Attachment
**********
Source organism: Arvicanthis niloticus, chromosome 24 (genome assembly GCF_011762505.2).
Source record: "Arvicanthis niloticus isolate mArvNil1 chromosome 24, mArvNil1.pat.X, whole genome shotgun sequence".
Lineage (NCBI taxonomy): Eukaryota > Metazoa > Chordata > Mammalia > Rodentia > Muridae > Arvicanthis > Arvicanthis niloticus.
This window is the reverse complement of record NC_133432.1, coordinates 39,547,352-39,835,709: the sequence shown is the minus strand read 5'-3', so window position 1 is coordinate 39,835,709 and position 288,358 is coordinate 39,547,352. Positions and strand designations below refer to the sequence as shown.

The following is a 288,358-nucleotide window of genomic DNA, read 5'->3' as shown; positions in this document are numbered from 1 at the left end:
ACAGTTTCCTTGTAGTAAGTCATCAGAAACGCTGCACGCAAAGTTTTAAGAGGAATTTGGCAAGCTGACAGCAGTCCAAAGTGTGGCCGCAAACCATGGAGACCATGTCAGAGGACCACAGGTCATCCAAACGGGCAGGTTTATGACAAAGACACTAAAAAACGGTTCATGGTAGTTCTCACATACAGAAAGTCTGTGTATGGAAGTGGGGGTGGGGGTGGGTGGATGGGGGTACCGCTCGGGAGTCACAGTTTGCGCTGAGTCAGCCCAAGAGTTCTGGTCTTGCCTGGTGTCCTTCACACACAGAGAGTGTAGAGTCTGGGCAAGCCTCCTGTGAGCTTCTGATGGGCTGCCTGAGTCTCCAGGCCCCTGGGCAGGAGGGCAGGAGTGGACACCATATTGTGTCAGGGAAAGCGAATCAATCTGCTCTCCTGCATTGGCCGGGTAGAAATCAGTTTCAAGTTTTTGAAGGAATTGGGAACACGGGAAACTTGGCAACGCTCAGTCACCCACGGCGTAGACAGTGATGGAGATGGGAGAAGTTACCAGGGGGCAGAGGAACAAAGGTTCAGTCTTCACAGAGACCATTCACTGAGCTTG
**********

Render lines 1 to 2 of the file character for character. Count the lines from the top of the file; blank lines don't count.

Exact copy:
Source organism: Arvicanthis niloticus, chromosome 24 (genome assembly GCF_011762505.2).
Source record: "Arvicanthis niloticus isolate mArvNil1 chromosome 24, mArvNil1.pat.X, whole genome shotgun sequence".